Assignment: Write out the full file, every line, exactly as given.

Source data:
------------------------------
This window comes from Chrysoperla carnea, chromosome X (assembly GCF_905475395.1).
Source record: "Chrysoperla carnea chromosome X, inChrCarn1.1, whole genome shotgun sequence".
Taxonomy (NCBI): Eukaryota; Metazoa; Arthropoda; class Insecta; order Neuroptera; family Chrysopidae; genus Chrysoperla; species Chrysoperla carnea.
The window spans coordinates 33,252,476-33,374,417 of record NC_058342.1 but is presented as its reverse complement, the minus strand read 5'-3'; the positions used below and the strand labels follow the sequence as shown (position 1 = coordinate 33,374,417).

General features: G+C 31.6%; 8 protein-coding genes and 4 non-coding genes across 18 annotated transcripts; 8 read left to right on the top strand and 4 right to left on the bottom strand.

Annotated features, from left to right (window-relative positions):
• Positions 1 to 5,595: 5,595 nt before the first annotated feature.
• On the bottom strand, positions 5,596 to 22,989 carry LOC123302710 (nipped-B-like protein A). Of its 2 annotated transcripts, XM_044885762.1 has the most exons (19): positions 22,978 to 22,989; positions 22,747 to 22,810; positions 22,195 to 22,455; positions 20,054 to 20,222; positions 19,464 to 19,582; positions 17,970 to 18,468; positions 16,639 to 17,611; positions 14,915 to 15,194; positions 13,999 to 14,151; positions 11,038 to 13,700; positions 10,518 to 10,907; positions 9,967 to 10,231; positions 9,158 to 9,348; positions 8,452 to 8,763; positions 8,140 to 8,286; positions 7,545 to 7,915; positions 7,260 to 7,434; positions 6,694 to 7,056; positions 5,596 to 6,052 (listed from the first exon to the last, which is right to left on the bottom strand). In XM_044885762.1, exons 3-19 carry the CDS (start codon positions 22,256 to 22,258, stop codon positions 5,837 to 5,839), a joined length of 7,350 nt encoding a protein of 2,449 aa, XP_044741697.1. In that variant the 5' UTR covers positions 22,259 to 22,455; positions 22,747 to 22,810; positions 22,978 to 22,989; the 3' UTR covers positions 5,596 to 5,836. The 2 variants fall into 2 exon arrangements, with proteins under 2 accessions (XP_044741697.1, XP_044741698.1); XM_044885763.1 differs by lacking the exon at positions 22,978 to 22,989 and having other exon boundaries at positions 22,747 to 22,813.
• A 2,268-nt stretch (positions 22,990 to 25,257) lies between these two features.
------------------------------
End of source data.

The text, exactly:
This window comes from Chrysoperla carnea, chromosome X (assembly GCF_905475395.1).
Source record: "Chrysoperla carnea chromosome X, inChrCarn1.1, whole genome shotgun sequence".
Taxonomy (NCBI): Eukaryota; Metazoa; Arthropoda; class Insecta; order Neuroptera; family Chrysopidae; genus Chrysoperla; species Chrysoperla carnea.
The window spans coordinates 33,252,476-33,374,417 of record NC_058342.1 but is presented as its reverse complement, the minus strand read 5'-3'; the positions used below and the strand labels follow the sequence as shown (position 1 = coordinate 33,374,417).

General features: G+C 31.6%; 8 protein-coding genes and 4 non-coding genes across 18 annotated transcripts; 8 read left to right on the top strand and 4 right to left on the bottom strand.

Annotated features, from left to right (window-relative positions):
• Positions 1 to 5,595: 5,595 nt before the first annotated feature.
• On the bottom strand, positions 5,596 to 22,989 carry LOC123302710 (nipped-B-like protein A). Of its 2 annotated transcripts, XM_044885762.1 has the most exons (19): positions 22,978 to 22,989; positions 22,747 to 22,810; positions 22,195 to 22,455; positions 20,054 to 20,222; positions 19,464 to 19,582; positions 17,970 to 18,468; positions 16,639 to 17,611; positions 14,915 to 15,194; positions 13,999 to 14,151; positions 11,038 to 13,700; positions 10,518 to 10,907; positions 9,967 to 10,231; positions 9,158 to 9,348; positions 8,452 to 8,763; positions 8,140 to 8,286; positions 7,545 to 7,915; positions 7,260 to 7,434; positions 6,694 to 7,056; positions 5,596 to 6,052 (listed from the first exon to the last, which is right to left on the bottom strand). In XM_044885762.1, exons 3-19 carry the CDS (start codon positions 22,256 to 22,258, stop codon positions 5,837 to 5,839), a joined length of 7,350 nt encoding a protein of 2,449 aa, XP_044741697.1. In that variant the 5' UTR covers positions 22,259 to 22,455; positions 22,747 to 22,810; positions 22,978 to 22,989; the 3' UTR covers positions 5,596 to 5,836. The 2 variants fall into 2 exon arrangements, with proteins under 2 accessions (XP_044741697.1, XP_044741698.1); XM_044885763.1 differs by lacking the exon at positions 22,978 to 22,989 and having other exon boundaries at positions 22,747 to 22,813.
• A 2,268-nt stretch (positions 22,990 to 25,257) lies between these two features.